Kenny Walter is an editor with HCPLive. Prior to joining MJH Life Sciences in 2019, he worked as a digital reporter covering nanotechnology, life sciences, material science and more with R&D Magazine. He graduated with a degree in journalism from Temple University in 2008 and began his career as a local reporter for a chain of weekly newspapers based on the Jersey shore. When not working, he enjoys going to the beach and enjoying the shore in the summer and watching North Carolina Tar Heel basketball in the winter.
A new study based on a pair of Chinese studies links depression to all-cause mortality in men more than women.
A team, led by Ruiwei Meng, PhD, School of Public Health at Huazhong University of Science and Technology, examined whether depression is linked to the risk of all-cause and cardiovascular disease mortality in Chinese adults.
Depression is often association with increased disease burden globally, with a higher risk of mortality found in Western populations.
In the cohort study, the investigators examined the data from 512,713 adults from the China Kadoorie Biobank (CKB) study and 26,298 adults from the Dongfen-Tongji (DFTJ) study.
The China Kadoorie Biobank study took place between June 2004 and December 2016 with patients ranging between 30-79 years old. The Dongfen-Tongji study took place between September 2008 and December 2016 with participants between 32-104 years old.
In the China Kadoorie Biobank study, there were 44,065 deaths, including 18,273 cardiovascular deaths, while there were 2571 deaths in the Dongfen-Tongji cohort, including 1013 cardiovascular deaths.
The investigators evaluated depression using the Chinese version of the World Health Organization Composite International Diagnostic Interview-Short Form in the China Kadoorie Biobank study and a 7-item symptoms questionnaire modified from the Composite International Diagnostic Interview-Short Form in the Dongfen-Tongji study.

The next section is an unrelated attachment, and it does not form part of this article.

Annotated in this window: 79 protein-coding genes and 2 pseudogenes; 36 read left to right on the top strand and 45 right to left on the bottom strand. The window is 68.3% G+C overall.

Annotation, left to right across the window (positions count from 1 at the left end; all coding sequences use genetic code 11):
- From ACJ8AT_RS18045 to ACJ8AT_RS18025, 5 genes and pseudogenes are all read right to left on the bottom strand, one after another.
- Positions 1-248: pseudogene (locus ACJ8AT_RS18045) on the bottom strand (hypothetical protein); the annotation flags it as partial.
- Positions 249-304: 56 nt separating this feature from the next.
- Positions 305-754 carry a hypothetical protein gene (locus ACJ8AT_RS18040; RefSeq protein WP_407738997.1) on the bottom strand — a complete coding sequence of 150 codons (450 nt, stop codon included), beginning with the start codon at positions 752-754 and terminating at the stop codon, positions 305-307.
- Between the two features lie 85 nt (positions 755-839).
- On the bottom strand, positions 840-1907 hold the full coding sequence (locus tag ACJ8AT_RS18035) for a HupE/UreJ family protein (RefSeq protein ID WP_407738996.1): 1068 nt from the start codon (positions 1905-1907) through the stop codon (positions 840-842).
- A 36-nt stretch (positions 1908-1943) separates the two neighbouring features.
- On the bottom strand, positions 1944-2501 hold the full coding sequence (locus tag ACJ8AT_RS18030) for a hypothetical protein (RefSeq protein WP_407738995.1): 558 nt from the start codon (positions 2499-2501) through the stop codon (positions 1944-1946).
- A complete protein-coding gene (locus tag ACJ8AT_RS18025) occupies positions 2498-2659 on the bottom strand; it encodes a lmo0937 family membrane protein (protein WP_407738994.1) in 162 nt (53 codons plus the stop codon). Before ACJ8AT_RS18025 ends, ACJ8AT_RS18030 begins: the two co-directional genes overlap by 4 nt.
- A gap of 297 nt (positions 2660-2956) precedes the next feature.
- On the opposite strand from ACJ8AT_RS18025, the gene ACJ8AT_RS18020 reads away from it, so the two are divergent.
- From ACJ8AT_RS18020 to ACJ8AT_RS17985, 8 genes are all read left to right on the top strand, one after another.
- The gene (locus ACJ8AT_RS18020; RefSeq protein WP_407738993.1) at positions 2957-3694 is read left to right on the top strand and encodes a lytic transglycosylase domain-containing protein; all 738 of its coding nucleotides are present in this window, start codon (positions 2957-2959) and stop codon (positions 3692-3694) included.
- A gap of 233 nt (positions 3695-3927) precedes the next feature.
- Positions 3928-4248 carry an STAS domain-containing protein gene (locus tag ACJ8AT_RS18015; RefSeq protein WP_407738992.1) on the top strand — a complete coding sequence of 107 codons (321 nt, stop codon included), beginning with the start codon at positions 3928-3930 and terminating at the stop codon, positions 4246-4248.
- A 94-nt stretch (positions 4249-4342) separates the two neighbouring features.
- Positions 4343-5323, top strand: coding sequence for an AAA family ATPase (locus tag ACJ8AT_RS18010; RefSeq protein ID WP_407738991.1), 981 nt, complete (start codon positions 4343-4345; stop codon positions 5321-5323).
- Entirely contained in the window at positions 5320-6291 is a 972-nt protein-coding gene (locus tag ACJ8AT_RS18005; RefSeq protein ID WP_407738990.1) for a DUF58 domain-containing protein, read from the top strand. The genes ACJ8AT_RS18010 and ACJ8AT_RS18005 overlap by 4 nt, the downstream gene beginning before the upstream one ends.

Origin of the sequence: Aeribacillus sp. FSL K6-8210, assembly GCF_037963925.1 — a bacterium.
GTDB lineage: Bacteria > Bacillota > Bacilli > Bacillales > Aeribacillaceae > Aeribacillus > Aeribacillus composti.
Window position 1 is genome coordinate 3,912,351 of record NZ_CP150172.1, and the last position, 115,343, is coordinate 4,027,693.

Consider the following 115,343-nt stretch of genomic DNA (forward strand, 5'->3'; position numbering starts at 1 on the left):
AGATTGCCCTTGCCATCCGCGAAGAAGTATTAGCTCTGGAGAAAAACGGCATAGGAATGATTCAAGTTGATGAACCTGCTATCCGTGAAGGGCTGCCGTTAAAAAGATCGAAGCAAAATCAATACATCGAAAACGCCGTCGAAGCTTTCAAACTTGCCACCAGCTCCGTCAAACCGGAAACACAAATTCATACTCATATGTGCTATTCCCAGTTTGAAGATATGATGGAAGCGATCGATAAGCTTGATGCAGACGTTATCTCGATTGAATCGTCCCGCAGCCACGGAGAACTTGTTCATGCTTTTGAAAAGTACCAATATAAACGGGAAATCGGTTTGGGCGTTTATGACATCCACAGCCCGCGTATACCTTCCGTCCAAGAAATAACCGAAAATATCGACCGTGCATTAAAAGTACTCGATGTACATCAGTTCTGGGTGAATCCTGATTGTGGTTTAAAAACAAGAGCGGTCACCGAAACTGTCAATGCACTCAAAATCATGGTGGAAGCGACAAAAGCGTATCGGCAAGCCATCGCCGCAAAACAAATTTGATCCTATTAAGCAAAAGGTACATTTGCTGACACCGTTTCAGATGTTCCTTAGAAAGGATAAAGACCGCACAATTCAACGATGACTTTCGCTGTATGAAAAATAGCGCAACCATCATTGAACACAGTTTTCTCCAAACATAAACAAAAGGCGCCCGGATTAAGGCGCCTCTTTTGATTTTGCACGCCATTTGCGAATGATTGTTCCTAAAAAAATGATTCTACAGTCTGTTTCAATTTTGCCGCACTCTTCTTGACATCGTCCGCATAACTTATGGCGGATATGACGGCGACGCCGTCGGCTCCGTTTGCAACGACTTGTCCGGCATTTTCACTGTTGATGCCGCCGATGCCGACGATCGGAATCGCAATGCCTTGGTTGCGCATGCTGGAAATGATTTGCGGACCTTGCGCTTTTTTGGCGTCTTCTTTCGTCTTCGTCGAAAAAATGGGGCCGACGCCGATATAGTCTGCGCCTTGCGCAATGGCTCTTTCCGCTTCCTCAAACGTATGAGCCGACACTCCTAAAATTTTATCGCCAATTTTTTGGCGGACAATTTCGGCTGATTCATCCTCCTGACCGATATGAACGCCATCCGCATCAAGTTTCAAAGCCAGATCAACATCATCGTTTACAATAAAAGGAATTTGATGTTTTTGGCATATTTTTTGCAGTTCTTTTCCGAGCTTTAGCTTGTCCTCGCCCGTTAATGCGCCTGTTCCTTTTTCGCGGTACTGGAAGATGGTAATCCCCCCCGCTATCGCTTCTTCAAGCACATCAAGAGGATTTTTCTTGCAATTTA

They then used multivariable-adjusted Cox proportional hazards regression models to estimate hazard ratios and the 95% confidence intervals for the association of depression with mortality.
The team also included sociodemographic characteristics, lifestyle factors, and personal and family medical history in their final models.
The one-year prevalence of major depressive episodes was .64% in the first study and 1-month prevalence of clinically significant depressive symptoms was 17.96% in the second cohort.
In the multivariable-adjusted model, depression was linked to an increased risk of all-cause mortality (CKB cohort: HR, 1.32; 95% CI, 1.20-1.46; P <.001; DFTJ cohort: HR, 1.17, 95% CI, 1.06-1.29; P = .002), and cardiovascular mortality (CKB cohort: HR, 1.22; 95% CI, 1.04-1.44; P = .02; DFTJ cohort: HR, 1.32; 95% CI, 1.14-1.54; P <.001).
In both cohorts, men had statistically significantly higher all-cause mortality risk (CKB cohort: HR, 1.53; 95% CI, 1.32-1.76; DFTJ cohort: HR, 1.24; 95% CI, 1.10-1.41), and CVD mortality (CKB cohort: HR, 1.39; 95% CI, 1.10-1.76; DFTJ cohort: HR, 1.49; 95% CI, 1.23-1.80).
The link between depression with mortality among women was only significantly for all-cause mortality in the CKB cohort (HR, 1.19; 95% CI, 1.03-1.37).
While the findings show depression is consistently linked to higher risk of all-cause and cardiovascular disease mortality, when stratified by sex, the associations were only significant in men.
“These findings suggest that depression is associated with an increased risk of all-cause and [cardiovascular] mortality in adults in China, particularly in men,” the authors wrote. “These findings highlight the importance and urgency of depression management as a measure for preventing premature deaths in China.”
Officials estimate that more than 10 million disability-adjusted life-years was associated with depressive disorders in China in 2013, with the number projected to increase approximately 10% by 2025.
The study, “Association of Depression With All-Cause and Cardiovascular Disease Mortality Among Adults in China,” was published online in JAMA Network Open.